Wednesday, September 16, 2009


I am currently occupied by other projects and do not foresee in the nearby future that I will develop further on Double Dragon Deluxe or Dragon Siege.

Friday, June 20, 2008

Resource Rate

I made good progress with Dragon Siege, although I could not resist implementing more gold plating features! It is so easy to spend an hour or so on a nice to have feature: I added clouds to the weather system. The clouds do contribute a lot to the atmosphere. I also added animated water areas.

The resources now work with rates. Resource changes occur at a rate per gaming second. For instance a wheat field of a farm produces 2 food units per second. Units also consume resources at a particular rate.

The target of the player will thus be to maintain a positive resource rate. Constructing units and buildings will still require a once off resource cost, therefore the importance of keeping a positive resource rate. There are also penalties associated with having zero resources and a negative resource rate. Currently your units will indicate a food shortage and attack at a slower rate.

I plan to make certain areas more "fertile" for farms. Thus a farm will produce much more food in that area. Of course these fertile areas will be close to invaders and vandals!

Tuesday, March 25, 2008

Mini Map no more

The last few months I had little creative energy to spare for Dragon Siege.

The recent development retake delivered a modern RTS feature introduced by Supreme Commander: there is no mini map.

Instead of using a mini map the player can zoom out and view the whole map from a bird's eye view. The player can also zoom to an area of interest by moving the mouse cursor over the place of interest and zooming in.

Note the small scale of the barracks in the attached screen shot. An added benefit of this modern mini map feature is that a player will truly be able to bask in the grandeur of colossal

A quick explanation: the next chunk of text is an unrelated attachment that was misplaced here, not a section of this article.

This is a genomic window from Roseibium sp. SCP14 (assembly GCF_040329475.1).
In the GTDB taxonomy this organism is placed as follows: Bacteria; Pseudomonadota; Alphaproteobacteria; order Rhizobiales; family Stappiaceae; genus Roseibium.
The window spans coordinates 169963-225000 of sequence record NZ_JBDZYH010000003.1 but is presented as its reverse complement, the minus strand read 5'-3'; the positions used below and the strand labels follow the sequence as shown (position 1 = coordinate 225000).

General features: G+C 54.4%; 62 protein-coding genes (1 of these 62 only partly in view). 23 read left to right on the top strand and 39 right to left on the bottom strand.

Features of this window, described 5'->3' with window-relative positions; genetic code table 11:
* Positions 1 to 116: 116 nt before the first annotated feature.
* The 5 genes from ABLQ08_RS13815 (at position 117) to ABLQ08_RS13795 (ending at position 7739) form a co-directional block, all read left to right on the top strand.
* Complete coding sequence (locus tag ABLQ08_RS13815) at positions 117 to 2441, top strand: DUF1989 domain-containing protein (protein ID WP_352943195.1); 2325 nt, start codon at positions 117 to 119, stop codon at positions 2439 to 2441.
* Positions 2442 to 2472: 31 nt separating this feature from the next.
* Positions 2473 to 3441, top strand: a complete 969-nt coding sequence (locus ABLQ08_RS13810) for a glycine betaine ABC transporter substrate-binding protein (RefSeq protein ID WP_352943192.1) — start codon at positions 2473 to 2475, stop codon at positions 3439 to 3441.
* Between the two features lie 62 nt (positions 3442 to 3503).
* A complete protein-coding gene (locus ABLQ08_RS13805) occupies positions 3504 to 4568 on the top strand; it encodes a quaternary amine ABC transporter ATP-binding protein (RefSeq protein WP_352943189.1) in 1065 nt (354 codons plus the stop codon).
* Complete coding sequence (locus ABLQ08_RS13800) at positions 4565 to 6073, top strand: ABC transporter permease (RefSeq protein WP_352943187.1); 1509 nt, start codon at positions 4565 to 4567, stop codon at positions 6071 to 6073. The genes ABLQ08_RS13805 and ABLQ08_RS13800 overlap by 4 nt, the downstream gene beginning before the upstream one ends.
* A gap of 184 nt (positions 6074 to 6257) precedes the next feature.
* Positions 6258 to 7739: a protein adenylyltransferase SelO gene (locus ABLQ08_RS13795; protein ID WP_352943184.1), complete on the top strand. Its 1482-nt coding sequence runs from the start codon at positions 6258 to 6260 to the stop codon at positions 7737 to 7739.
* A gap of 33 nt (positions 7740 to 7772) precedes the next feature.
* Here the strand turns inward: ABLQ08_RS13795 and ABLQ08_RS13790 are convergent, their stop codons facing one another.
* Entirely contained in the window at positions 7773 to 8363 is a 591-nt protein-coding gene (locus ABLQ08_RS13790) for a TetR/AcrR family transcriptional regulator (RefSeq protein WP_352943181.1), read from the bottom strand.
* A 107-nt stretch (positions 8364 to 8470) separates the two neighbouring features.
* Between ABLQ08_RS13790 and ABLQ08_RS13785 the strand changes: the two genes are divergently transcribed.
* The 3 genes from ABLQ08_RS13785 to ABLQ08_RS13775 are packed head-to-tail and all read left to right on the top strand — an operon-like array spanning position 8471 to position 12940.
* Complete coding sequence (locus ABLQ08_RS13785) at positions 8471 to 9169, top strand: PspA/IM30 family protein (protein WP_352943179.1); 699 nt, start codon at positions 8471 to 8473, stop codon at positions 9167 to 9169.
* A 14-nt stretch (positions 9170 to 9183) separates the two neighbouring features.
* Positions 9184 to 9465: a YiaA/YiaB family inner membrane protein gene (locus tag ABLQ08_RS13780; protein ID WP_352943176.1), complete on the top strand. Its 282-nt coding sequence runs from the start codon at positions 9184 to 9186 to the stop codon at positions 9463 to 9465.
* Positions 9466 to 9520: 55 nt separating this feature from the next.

I plan to budget creative hours per week to ensure more continuous development. Meanderings off the development path forsakes my pursuit.

Monday, February 25, 2008

Double Dragon Deluxe and Dragon Siege

Someone asked me why there are no details about Dragon Siege development prior to the first post on this blog. It seemed that there was a lot of work done to get those first screen shots.

The initial development of Dragon Siege up to those screen shots happened quite rapidly.
The reason is that I leveraged the existing Double Dragon Deluxe engine. The most time consuming effort was the conversion of the graphics resources.

Monday, January 14, 2008

Double Dragon Deluxe download

Double Dragon Deluxe is ready for download.

Remember to install mdxredist.msi before running Double Dragon Deluxe.
A future version of Double Dragon Deluxe will make use of Direct3d, which will enable all sorts of effects.

Feel free to post feedback.

Download Page

Sunday, December 2, 2007

Resource Conversion

I spent some time converting the graphic resources to the correct format for the graphics device. All the sprites are loaded as textures. For the graphic device the width and height of textures must be a power of 2.

The tasks were:
  • Convert sprites to texture sizes
  • Reduce size of sprite pages
  • Add alpha channel to sprite pages
  • Fix the GUI dependency on textures sizes
  • Remove redundant Direct Draw specific sprites
The screen shot shows a soldier colorized according to faction.
My next tasks are:
  1. Colorize all player units and buildings according to faction
  2. Implement mini-map for Direct3D
  3. Tie loose ends for play testing (Monster Dens, Units attack enemies on sight)

Thursday, November 22, 2007


Yet another screen shot of Dragon Siege?

But wait!
I can see through the income - expense scroll!
Yes! indeed you can.
This is one of the free and quite common features available when using 3D hardware to render graphics.

Yesterday I've incorporated Direct3D support for Dragon Siege. The Direct3D details are abstracted behind the graphics subsystem interfaces, so Direct Draw can still be used by simply changing the implementation behind the graphics subsystem interfaces with the Direct Draw abstract factory. However I think the support for Direct Draw will be removed in future. There are no convincing advantages of using Direct Draw over Direct3D.
  • Direct3D has a lot of extra features such as rotation, alpha blending and scaling.
  • The Direct Draw .NET API is deprecated.
  • Direct3D is a lot faster than Direct Draw since the hardware GPU reliefs the CPU of some processing
OpenGL support will definitely be added in the nearby future.

Using the 3D hardware unlocks a great number of possible features in Dragon Siege. Some of these features were imperative for the progress of the game play in Dragon Siege.
I name but a few:
  • Large variety of monster colors and sizes
  • Proper coloring and identification of player units and buildings
  • Semi transparent effects and lighting effects
  • Use of alpha anti-aliased sprites
I'm excited to take on these features!